Subjects -> FOOD AND FOOD INDUSTRIES (Total: 395 journals)
    - BEVERAGES (18 journals)
    - FISH AND FISHERIES (100 journals)
    - FOOD AND FOOD INDUSTRIES (277 journals)

FOOD AND FOOD INDUSTRIES (277 journals)            First | 1 2     

Showing 201 - 62 of 62 Journals sorted alphabetically
Journal of Medical Nutrition and Nutraceuticals     Open Access   (Followers: 4)
Journal of Medicinal Food     Hybrid Journal   (Followers: 1)
Journal of Medicinal Herbs and Ethnomedicine     Open Access  
Journal of Muscle Foods     Hybrid Journal  
Journal of Nutritional Ecology and Food Research     Full-text available via subscription  
Journal of Nuts     Open Access   (Followers: 2)
Journal of Plant Stress Physiology     Open Access   (Followers: 1)
Journal of Sensory Studies     Hybrid Journal  
Journal of Spices and Aromatic Crops     Open Access   (Followers: 2)
Journal of Texture Studies     Hybrid Journal   (Followers: 1)
Journal of the Science of Food and Agriculture     Hybrid Journal   (Followers: 15)
JSFA reports     Full-text available via subscription  
Jurnal Pengabdi     Open Access  
Jurnal Teknologi & Industri Hasil Pertanian     Open Access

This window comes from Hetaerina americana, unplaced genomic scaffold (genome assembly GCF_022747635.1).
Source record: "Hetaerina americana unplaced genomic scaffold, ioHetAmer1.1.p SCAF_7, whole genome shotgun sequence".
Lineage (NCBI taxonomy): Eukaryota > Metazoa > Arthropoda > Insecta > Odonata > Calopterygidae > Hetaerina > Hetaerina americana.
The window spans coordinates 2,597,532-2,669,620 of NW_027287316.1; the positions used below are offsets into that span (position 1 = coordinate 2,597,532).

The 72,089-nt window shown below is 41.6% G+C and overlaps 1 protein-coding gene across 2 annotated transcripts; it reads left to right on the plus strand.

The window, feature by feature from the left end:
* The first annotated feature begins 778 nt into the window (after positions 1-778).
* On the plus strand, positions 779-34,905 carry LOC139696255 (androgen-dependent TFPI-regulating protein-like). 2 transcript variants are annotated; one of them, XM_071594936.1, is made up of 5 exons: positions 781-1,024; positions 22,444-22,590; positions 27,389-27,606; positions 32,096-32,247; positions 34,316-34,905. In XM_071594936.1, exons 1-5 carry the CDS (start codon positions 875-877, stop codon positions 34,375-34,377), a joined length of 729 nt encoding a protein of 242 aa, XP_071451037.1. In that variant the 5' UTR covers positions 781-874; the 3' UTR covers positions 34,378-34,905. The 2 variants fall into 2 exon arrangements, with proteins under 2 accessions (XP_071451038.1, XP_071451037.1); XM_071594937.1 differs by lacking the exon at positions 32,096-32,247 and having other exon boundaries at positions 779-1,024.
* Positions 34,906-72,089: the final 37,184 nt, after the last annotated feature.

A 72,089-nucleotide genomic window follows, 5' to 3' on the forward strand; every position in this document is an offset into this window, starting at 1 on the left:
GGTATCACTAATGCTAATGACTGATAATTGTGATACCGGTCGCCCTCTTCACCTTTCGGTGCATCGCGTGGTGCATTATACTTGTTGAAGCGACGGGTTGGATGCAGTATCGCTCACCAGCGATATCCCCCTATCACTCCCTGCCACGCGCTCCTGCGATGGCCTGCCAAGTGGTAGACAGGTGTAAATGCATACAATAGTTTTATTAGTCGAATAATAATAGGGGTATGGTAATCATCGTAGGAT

Jurnal Teknologi Dan Industri Pangan     Open Access  
Latin American Perspectives     Hybrid Journal   (Followers: 15)
Lebensmittelchemie     Hybrid Journal   (Followers: 1)
Legume Science     Open Access  
LWT - Food Science and Technology     Open Access   (Followers: 6)
Malaysian Journal of Halal Research Journal     Open Access  
Measurement : Food     Open Access   (Followers: 1)
Meat and Muscle Biology     Open Access  
Meat Science     Hybrid Journal   (Followers: 2)
Meat Technology     Open Access  
Meyve Bilimi     Open Access  
Mustafa Kemal Üniversitesi Tarım Bilimleri Dergisi     Open Access  
NFS Journal     Open Access  
Nigerian Food Journal     Full-text available via subscription   (Followers: 2)
NJAS : Wageningen Journal of Life Sciences     Hybrid Journal  
npj Science of Food     Open Access  
Nutrition and Dietary Supplements     Open Access   (Followers: 16)
Nutrition Bulletin     Hybrid Journal   (Followers: 11)
Obesity Facts     Open Access   (Followers: 10)
Oilseeds and fats, Crops and Lipids     Open Access  
Open Bioactive Compounds Journal     Open Access  
Open Food Science Journal     Open Access   (Followers: 1)
Pakistan Journal of Nutrition     Open Access   (Followers: 3)
Perspectivas en Nutrición Humana     Open Access   (Followers: 2)
PHAGE     Full-text available via subscription   (Followers: 7)
Quality Assurance and Safety of Crops & Food     Full-text available via subscription   (Followers: 1)
Quality of Life     Open Access   (Followers: 4)
Renewable Agriculture and Food Systems     Hybrid Journal   (Followers: 15)